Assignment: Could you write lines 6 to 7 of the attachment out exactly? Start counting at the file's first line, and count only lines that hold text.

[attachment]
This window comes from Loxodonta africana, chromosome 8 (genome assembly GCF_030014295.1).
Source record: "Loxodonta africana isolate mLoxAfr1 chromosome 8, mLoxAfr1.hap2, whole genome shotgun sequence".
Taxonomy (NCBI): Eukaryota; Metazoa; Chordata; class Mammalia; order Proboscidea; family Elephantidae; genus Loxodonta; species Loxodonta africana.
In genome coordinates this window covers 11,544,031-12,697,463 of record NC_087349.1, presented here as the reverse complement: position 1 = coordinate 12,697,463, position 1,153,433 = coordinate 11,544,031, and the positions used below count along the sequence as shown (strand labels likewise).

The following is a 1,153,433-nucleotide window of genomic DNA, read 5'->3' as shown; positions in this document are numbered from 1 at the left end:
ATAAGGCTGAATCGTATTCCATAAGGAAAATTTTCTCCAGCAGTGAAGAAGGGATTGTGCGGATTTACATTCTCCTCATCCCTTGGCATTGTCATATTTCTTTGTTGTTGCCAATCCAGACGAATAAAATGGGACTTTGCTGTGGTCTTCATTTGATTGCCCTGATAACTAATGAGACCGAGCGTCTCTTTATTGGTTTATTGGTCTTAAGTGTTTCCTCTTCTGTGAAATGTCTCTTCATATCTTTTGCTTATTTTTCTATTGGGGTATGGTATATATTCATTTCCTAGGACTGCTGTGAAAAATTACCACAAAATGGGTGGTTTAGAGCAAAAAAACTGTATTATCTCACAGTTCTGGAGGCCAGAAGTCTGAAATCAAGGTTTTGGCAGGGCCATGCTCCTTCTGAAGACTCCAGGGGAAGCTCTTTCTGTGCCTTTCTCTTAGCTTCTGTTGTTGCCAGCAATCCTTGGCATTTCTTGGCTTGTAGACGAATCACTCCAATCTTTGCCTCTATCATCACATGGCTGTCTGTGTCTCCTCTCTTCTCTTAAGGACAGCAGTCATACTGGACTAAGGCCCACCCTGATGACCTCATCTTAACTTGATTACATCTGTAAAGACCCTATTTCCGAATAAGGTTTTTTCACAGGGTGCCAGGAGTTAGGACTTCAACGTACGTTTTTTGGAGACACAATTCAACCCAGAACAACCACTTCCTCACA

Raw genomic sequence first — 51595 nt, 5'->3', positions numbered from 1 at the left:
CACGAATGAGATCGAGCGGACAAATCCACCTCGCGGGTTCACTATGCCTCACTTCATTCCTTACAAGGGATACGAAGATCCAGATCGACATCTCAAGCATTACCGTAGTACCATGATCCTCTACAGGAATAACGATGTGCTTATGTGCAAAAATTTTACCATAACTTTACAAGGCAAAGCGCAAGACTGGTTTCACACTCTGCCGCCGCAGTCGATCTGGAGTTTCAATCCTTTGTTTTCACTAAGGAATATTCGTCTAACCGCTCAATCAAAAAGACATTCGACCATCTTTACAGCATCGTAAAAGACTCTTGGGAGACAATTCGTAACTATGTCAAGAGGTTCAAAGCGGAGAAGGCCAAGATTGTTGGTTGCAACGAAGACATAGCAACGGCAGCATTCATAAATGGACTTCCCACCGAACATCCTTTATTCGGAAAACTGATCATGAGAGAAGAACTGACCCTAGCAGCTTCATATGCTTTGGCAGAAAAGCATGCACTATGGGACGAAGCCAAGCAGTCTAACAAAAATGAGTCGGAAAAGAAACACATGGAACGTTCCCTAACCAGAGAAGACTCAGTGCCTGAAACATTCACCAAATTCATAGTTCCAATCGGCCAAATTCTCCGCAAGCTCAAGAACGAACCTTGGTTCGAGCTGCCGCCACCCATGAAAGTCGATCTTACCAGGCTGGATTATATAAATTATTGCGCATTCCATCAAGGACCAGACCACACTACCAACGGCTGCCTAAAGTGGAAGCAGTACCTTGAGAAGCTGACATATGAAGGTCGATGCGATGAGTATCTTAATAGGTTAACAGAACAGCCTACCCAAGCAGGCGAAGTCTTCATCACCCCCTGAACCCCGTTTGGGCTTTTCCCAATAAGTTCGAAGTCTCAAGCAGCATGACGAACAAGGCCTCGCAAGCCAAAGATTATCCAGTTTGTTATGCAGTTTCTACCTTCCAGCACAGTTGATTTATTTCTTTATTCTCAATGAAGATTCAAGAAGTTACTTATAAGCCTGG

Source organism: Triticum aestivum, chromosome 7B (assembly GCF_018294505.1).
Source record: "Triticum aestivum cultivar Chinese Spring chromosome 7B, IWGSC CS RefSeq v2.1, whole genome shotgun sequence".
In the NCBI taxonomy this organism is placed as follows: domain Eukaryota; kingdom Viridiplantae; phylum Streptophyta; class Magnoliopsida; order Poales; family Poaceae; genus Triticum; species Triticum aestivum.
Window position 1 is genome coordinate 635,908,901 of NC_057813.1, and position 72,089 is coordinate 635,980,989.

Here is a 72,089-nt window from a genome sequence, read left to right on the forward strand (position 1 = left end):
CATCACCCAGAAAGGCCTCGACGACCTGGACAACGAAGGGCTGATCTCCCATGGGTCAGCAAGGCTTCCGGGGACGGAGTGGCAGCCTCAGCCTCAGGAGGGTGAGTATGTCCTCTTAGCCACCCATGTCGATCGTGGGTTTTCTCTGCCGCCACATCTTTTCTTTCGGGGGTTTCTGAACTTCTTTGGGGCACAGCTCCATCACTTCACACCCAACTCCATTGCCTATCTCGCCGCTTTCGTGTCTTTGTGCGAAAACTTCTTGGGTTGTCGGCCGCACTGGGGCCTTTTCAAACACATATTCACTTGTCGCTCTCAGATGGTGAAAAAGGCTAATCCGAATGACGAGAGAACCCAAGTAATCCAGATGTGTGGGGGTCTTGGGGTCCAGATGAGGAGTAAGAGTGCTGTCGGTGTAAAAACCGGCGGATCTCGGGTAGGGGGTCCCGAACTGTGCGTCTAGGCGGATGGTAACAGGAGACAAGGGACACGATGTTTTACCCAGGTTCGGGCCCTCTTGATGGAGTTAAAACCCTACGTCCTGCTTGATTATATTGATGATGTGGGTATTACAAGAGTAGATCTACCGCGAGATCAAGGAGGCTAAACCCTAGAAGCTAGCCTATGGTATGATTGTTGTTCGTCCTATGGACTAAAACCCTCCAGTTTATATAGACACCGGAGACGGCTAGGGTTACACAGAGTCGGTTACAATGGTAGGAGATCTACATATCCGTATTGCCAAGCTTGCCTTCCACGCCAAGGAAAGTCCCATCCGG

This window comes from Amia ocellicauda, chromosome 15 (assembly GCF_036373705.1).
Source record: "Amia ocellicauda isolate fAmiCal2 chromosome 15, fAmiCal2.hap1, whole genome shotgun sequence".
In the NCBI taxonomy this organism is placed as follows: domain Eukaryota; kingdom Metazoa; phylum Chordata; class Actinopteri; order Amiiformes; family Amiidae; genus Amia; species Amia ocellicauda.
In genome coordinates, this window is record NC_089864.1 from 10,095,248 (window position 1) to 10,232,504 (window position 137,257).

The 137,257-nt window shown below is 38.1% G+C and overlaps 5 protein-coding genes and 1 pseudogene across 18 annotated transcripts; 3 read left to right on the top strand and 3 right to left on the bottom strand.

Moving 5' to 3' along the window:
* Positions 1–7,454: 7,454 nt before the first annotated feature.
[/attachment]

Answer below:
ATAAGGCTGAATCGTATTCCATAAGGAAAATTTTCTCCAGCAGTGAAGAAGGGATTGTGCGGATTTACATTCTCCTCATCCCTTGGCATTGTCATATTTCTTTGTTGTTGCCAATCCAGACGAATAAAATGGGACTTTGCTGTGGTCTTCATTTGATTGCCCTGATAACTAATGAGACCGAGCGTCTCTTTATTGGTTTATTGGTCTTAAGTGTTTCCTCTTCTGTGAAATGTCTCTTCATATCTTTTGCTTATTTTTCTATTGGGGTATGGTATATATTCATTTCCTAGGACTGCTGTGAAAAATTACCACAAAATGGGTGGTTTAGAGCAAAAAAACTGTATTATCTCACAGTTCTGGAGGCCAGAAGTCTGAAATCAAGGTTTTGGCAGGGCCATGCTCCTTCTGAAGACTCCAGGGGAAGCTCTTTCTGTGCCTTTCTCTTAGCTTCTGTTGTTGCCAGCAATCCTTGGCATTTCTTGGCTTGTAGACGAATCACTCCAATCTTTGCCTCTATCATCACATGGCTGTCTGTGTCTCCTCTCTTCTCTTAAGGACAGCAGTCATACTGGACTAAGGCCCACCCTGATGACCTCATCTTAACTTGATTACATCTGTAAAGACCCTATTTCCGAATAAGGTTTTTTCACAGGGTGCCAGGAGTTAGGACTTCAACGTACGTTTTTTGGAGACACAATTCAACCCAGAACAACCACTTCCTCACA

Raw genomic sequence first — 51595 nt, 5'->3', positions numbered from 1 at the left: